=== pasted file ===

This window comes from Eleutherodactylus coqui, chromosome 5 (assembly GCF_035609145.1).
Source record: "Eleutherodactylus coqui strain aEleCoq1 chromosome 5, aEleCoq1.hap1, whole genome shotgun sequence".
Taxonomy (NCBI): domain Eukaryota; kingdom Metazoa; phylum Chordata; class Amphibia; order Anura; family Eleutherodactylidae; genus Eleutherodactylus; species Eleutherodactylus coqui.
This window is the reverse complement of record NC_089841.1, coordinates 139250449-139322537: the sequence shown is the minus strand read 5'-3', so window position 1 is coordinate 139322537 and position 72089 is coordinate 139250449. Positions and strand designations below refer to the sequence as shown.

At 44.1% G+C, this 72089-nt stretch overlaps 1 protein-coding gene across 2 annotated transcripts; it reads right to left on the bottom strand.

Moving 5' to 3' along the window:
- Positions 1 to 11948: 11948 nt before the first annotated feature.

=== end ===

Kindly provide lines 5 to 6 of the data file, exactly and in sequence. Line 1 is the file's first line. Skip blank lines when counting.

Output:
At 44.1% G+C, this 72089-nt stretch overlaps 1 protein-coding gene across 2 annotated transcripts; it reads right to left on the bottom strand.

Moving 5' to 3' along the window: